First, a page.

• Louisiana

    A New Perspective

    President George W. Bush was not the first public figure to take up painting as a late-in-life hobby. Tennessee Williams, after making his name by writing A Streetcar Named Desire, Cat on a Hot Tin Roof, and other plays, also turned to the easel in his twilight years. Was he as deft with brush and palette as he was with a pen? You can judge for yourself at New Orleans’ Ogden Museum of Southern Art’s new exhibit, Tennessee Williams: The Playwright and the Painter (through May 31), which includes rarely seen oil portraits—often of Williams’s friends and neighbors in Key West—painted by the same creative mind that inked some of the most memorable characters in the history of American theater.—


  • Maryland

    Carving Station

    With a block of wood, some honing tools, a handful of chisels, and a basic lineup of paints, you can make a decoy, and you might even be able to lure a bird or two. But you’re better off practicing your shot. Leave the carving to the pros, like the veteran decoy makers who will ply their trade at the World Championship Wildfowl Carving Competition (April 24–26), now in its forty-fifth year. If you really want to learn, though, register for a class with one of the visiting master carvers. Afterward, walk the floor at the Roland E. Powell Convention Center, in Ocean City, to peruse more than a thousand carvings. Judges will pick winners in thirty-nine categories, from floating waterfowl to sculpture. The displayed birds might be fake, but the competition is very real.—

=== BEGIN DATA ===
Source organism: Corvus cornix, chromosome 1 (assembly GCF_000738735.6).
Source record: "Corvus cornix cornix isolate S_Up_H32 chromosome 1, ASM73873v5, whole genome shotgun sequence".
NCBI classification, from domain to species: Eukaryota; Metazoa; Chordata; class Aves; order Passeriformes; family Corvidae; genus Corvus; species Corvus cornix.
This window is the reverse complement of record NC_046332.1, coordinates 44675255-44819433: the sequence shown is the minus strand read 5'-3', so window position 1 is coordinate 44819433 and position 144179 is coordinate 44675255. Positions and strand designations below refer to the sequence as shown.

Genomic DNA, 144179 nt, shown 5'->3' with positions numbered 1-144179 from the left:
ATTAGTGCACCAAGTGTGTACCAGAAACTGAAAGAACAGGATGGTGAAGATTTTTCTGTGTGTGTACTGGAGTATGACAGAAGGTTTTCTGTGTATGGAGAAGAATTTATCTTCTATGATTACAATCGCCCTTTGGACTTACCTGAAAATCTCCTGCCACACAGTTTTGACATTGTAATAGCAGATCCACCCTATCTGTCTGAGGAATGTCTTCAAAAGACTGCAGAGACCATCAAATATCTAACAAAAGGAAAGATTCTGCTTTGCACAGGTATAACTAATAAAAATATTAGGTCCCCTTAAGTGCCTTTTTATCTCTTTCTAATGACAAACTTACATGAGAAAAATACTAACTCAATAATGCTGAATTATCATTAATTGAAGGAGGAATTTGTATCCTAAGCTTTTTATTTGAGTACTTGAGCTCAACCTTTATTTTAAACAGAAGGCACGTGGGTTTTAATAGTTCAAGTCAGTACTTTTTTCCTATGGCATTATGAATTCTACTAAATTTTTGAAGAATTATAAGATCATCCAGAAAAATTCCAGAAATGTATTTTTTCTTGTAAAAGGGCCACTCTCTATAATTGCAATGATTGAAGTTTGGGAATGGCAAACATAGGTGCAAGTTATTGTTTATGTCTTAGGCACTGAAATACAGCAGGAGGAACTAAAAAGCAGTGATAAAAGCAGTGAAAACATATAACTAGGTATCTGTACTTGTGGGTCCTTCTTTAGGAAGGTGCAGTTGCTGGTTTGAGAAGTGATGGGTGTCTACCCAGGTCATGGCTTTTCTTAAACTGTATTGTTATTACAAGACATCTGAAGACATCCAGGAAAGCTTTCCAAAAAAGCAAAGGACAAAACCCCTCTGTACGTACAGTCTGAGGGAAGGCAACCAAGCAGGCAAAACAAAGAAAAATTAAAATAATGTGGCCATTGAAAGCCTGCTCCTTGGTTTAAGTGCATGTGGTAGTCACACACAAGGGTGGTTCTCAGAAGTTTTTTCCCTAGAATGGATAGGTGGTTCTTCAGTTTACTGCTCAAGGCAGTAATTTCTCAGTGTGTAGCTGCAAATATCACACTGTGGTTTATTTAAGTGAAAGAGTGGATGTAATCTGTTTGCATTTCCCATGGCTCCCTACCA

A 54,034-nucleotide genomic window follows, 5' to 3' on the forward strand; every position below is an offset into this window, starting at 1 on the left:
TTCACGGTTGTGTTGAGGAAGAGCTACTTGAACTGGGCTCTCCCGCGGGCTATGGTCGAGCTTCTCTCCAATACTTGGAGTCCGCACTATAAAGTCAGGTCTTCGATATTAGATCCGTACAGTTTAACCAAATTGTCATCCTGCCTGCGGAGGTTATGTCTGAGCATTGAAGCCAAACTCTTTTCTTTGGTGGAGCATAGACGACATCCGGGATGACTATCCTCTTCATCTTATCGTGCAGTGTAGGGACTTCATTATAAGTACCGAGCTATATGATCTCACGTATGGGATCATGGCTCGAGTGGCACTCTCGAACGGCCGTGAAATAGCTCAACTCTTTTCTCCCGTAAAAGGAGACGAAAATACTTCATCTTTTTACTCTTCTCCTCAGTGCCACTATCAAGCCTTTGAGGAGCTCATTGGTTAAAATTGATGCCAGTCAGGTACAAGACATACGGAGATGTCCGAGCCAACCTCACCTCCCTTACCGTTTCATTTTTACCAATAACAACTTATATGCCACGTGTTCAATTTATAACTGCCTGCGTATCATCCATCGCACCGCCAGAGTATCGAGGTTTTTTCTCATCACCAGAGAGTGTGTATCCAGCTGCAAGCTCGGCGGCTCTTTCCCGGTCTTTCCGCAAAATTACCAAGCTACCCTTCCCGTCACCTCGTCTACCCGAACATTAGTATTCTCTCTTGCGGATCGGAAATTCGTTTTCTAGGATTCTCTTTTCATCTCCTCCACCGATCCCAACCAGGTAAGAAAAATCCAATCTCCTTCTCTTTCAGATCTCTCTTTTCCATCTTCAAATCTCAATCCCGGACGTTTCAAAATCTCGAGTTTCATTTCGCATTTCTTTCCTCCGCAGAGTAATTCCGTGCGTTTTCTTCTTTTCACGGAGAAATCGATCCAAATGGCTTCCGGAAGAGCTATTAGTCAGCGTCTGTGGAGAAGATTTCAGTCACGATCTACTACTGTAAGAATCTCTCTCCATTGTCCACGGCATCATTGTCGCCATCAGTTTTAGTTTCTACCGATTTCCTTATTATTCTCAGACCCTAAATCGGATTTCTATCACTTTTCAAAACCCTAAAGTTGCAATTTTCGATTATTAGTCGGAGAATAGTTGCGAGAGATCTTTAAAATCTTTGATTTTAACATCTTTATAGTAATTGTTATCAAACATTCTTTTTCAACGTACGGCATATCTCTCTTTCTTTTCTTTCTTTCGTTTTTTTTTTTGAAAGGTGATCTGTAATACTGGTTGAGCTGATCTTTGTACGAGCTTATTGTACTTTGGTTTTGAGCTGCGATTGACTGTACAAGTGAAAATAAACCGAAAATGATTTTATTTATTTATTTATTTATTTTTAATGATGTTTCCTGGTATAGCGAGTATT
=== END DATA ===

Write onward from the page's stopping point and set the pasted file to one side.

• Mississippi

    Wood Works

    Fiberglass, aluminum, steel. They all get the job done. But for some boaters, there’s no substitute for wood, the stuff of sturdy watercraft since the days of dugout canoes. Ships of all shapes and sizes show up at the Gulf Coast Wooden Boat Show (May 16–17) in Biloxi, from sleek little sailboats to luxury yachts. Some are brand-new, and others wouldn’t have looked out of place skimming across the bay back in 1900, when the little Gulf city was known as the seafood capital of the world. If you don’t own your own craft, get your sea legs with a ride on a replica of a nineteenth-century oyster schooner. Learn more about the disappearing art of wooden boatbuilding with exhibits and hands-on demonstrations from the men and women who keep the tradition alive. Just beware of splinters.—


  • North Carolina

    Field of Play

    Whatever the venue, come racing season, you can count on a party. With Frontstretch Fest (April 4) during the sixty-fourth Stoneybrook Steeplechase, in Raeford, the folks at Carolina Horse Park are going with a nothing-succeeds-like-excess model, bringing an entire festival’s worth of food and drink to the infield for an all-day tented affair. Sample bourbons from Woodford Reserve to Gentleman Jack, a rundown of regional craft beers, including offerings from Dirtbag Ales and Southern Pines Brewing, and bites from local chefs. You don’t have to watch the race to enjoy the festival, but a general admission ticket package gets you into the park, so you’d be remiss in your duty as a Southerner if you didn’t take time to stand by the rail with a glass of whiskey. Boater and bow tie optional.—